Following an offseason characterized by considerable change, it can be especially tricky to navigate early bumps in the road. And there are possibly a number of those on the Ravens' 2024-25 path.

Week 3 at Dallas Cowboys

Dallas Cowboys wide receiver CeeDee Lamb (88) and quarterback Dak Prescott (4) talk during the game against the Washington Commanders at AT&T Stadium.
Tim Heitman-USA TODAY Sports

Since I continue to emphasize Baltimore's key subtractions, I would be remiss if I did not also allude to the myriad of questions and potential distractions levitating above Jerry World. The Dallas Cowboys have lost a trusted defensive coordinator in their own right and arguably have the thinnest running back room in the NFL. But they should also have a highly motivated Dak Prescott and Micah Parsons charging onto the field, playing for historic contract extensions (I expect CeeDee Lamb to have signed by then).

Dallas is a different team at home and has the personnel to slow down Baltimore's rushing attack. Lamar Jackson might have to get creative to put points on the Cowboys' mammoth scoreboard. Fortunately, he has the ability and weapons like Henry, Mark Andrews, Zay Flowers and possibly Rashod Bateman to do just that in this prime-time showdown.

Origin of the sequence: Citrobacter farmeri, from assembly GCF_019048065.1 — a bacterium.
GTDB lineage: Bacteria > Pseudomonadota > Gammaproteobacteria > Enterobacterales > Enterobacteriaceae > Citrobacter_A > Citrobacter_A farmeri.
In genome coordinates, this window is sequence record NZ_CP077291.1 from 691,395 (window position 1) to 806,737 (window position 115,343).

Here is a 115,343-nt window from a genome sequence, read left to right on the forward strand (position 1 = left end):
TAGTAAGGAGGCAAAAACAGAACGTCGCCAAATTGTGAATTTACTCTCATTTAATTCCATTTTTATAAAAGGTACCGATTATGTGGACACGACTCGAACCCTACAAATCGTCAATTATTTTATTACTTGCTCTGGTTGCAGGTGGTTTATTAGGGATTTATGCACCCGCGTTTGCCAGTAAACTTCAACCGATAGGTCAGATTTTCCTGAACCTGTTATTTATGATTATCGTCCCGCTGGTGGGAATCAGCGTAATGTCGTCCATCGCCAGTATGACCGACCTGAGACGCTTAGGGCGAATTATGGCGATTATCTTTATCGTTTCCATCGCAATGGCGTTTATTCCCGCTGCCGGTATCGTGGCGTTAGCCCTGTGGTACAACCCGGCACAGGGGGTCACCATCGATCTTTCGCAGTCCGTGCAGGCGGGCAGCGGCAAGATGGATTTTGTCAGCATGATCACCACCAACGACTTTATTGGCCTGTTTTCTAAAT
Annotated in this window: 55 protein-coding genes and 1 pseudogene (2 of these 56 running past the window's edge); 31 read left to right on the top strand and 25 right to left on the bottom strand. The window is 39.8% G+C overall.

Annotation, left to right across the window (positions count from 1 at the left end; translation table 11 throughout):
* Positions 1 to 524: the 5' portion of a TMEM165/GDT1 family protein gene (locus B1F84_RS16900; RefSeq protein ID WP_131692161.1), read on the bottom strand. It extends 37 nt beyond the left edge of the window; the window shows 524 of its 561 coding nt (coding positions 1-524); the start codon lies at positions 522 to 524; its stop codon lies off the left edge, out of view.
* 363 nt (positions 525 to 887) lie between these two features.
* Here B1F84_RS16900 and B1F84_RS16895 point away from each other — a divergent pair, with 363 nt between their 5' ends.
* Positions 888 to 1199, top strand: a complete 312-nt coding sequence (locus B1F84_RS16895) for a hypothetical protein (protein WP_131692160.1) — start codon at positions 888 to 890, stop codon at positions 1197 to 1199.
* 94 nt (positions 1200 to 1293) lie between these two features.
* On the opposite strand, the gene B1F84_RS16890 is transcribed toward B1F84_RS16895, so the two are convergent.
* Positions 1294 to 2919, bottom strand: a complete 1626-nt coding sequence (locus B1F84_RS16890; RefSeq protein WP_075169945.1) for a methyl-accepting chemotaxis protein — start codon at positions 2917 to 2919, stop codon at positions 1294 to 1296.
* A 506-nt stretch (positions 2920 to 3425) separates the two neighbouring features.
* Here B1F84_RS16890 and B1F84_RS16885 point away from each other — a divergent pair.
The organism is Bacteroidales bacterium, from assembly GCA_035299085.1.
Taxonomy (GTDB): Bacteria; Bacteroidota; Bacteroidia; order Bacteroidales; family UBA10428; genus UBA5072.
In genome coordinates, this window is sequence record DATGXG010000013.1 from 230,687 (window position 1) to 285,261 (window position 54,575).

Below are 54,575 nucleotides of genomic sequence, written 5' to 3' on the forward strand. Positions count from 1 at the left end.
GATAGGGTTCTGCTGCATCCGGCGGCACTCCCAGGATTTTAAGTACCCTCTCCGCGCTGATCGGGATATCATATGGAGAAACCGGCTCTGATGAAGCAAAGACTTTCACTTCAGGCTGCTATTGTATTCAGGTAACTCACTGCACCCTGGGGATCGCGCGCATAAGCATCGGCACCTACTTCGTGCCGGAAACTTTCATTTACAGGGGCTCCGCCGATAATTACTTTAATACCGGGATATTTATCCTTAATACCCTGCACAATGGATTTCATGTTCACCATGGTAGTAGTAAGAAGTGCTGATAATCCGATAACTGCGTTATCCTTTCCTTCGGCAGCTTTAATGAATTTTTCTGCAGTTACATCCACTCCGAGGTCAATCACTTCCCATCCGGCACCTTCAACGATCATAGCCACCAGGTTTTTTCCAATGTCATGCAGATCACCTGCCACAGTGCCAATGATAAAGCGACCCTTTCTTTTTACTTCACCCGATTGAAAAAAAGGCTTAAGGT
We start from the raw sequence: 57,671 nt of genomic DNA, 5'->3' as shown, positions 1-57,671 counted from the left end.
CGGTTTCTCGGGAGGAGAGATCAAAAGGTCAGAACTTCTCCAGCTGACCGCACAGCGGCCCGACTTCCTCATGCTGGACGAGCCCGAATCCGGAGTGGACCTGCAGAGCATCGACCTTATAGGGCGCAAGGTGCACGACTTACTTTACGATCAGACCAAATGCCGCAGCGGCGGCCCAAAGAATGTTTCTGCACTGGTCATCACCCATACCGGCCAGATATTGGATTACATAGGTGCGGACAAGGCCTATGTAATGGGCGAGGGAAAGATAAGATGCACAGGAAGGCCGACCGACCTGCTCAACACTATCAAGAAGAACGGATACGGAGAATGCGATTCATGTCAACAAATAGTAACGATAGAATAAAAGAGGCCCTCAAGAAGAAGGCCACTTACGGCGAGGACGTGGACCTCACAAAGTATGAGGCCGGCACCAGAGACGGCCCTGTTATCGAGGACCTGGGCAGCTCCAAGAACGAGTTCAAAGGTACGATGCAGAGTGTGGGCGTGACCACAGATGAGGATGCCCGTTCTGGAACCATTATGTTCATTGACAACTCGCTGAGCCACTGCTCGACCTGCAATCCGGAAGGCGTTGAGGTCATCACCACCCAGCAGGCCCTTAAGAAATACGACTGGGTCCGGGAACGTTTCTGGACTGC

If America's Team still manages to pull out the victory, we will all be subjected to the annual “Is Dallas a legit Super Bowl contender?” talk even earlier than usual.

Week 4 vs. Buffalo Bills

The 2023-24 postseason ended in disappointment for both the Ravens and Buffalo Bills, as they could not solve the Rubik's Cube that is the Chiefs. Each roster has undergone a shake-up to some degree but remain AFC contenders largely because of the dynamic athletes who take snaps under center for them.

All of this is to say that the Week 4 edition of Sunday Night Football should be a tightly-contested and offensively explosive affair. Josh Allen could be in line to snag MVP honors if he cuts down the turnovers a bit, and the Bills' revamped wide receiving group is primed to help him do just that. Rookie Keon Coleman has the tools to be an effective red-zone magnet and the steal of the 2024 NFL Draft.